If you're a small business owner, the idea of cloud computing may sound like a fad or even unsafe. You're not alone. According to IDC, only 3.2% of small businesses, or about 230,000 businesses, use cloud services. Another 3.6%, or 260,000, plan to add cloud services in the next 12 months. If you are one of the 3.6% that are considering the use of cloud services, it might be helpful to start with the basics.
What is cloud computing?
Broadly put, any service or program sent over an Internet connection can be considered a cloud service. With this definition, anything that happens outside company firewalls can be considered on "the cloud". When you're looking from an IT perspective, cloud computing can be thought of as a way to increase capacity or add capabilities on the fly without investing in new infrastructure, training new personnel, or licensing new software. It involves sharing resources to achieve economies of scale similar to a utility like electricity.
Chances are you're already familiar with cloud computing on some level. Facebook, Google's Gmail, and CRM software such as Salesforce.com are just a few examples. Familiar companies like IBM, Amazon, and HP have jumped on the bandwagon and are now offering storage and virual servers that IT can access on demand.
Why is it gaining popularity?
As consumers, we expect to place an order, request changes, or simply get answers quickly. More and more small busineses are finding the benefits of cloud computing essential to meet these demands. For example, a retailer will most likely process a high volume of transactions during the holidays. If their in-house servers can't handle the volume, they may pay a vendor for use of its servers to shoulder part of the computing work. Meanwhile, other companies might buy computing power on a regular basis. In exchange, they may drop an in-house server completely, or better yet, never purchase the equipment in the first place. Without the capital expenditure to buy a program or equipment, business owners can focus on growing the business. What's more, cloud computing can also eliminate the need for multiple system administrators that are needed to manage and maintain the program or equipment.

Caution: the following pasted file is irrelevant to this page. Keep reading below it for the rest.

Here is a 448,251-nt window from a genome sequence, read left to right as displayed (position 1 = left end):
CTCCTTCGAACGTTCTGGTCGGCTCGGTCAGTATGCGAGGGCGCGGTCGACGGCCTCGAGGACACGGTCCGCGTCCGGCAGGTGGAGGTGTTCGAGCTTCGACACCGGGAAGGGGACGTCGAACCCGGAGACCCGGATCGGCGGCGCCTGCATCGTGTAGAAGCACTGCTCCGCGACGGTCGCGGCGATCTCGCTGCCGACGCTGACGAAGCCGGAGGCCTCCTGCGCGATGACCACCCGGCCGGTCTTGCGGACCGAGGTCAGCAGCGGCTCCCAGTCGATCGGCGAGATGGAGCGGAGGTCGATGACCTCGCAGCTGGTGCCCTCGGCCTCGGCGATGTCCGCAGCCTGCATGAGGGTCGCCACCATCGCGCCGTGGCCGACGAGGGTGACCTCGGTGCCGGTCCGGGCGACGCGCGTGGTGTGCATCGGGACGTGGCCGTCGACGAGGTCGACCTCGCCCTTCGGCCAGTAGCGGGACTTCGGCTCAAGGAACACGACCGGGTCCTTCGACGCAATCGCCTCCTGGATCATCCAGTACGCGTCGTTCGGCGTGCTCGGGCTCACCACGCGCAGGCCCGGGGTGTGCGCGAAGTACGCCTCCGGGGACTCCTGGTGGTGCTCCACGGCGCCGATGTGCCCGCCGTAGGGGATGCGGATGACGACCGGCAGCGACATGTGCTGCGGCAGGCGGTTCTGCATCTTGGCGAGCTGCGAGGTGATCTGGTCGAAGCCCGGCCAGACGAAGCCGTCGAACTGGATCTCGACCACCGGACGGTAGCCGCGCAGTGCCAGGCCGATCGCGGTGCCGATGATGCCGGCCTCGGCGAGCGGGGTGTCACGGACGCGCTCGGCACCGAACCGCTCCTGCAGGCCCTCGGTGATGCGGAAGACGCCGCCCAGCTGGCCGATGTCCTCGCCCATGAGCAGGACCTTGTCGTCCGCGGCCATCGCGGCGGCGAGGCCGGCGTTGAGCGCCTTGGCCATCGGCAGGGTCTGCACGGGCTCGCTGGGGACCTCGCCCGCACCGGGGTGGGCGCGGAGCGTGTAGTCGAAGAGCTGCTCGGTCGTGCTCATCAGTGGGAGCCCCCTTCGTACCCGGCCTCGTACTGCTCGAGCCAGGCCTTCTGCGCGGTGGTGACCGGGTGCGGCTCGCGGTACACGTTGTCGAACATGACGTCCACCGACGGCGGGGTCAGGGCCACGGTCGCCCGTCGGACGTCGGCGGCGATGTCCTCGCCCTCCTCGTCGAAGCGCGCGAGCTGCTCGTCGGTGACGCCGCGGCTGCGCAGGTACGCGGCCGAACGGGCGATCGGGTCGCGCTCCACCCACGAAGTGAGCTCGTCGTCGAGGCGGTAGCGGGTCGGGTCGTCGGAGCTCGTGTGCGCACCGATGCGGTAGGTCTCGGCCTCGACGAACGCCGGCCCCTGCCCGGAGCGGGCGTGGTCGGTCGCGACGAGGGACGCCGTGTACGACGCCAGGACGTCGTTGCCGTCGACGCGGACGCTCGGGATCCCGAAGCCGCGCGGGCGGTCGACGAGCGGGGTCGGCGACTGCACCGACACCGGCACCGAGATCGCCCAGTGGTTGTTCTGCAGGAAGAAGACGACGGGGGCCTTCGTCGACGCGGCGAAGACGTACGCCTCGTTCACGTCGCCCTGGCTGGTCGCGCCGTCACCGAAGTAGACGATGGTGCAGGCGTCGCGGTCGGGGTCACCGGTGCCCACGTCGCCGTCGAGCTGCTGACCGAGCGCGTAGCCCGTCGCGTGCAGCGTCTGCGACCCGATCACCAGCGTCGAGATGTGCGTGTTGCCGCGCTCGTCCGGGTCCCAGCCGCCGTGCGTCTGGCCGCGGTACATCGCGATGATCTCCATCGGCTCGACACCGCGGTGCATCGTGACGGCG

From an employee point of view, cloud computing brings convenience and simplicity. A salesperson, project manager, and implementation specialist can have the ability to make changes to the same presentation without sending it back and forth through emails.
What about cloud computing on a small scale?
As an individual, there are cloud-based options for you as well. Websites like Bix.com offer cloud-based solutions to backing up and storing all of your pictures, videos, music, and files to one convenient and accessible location. Google Drive and Dropbox are cloud programs that allow multiple people to have access to the same folder where friends and/or coworkers can drop and share ideas. Trello is a popular cloud-based task manager equipped with a calendar. This tool is especially handy for a group of employees that don't work in the same location but work on the same tasks. If you love Office, there's Office 365. A great option for the indivual and/or small business that wants access to Office and the files created there from any device, even iPhone and iPad.
The take away here is convenience and flexibility. Organizations can simply buy a per-user subscription to Salesforce.com as they grow, they can buy computing power when their own servers fall short, or they can rely completely on an outside vendor for all things IT-related.
Is your organization ready for cloud computing? Contact Keystone for answers to this question and others.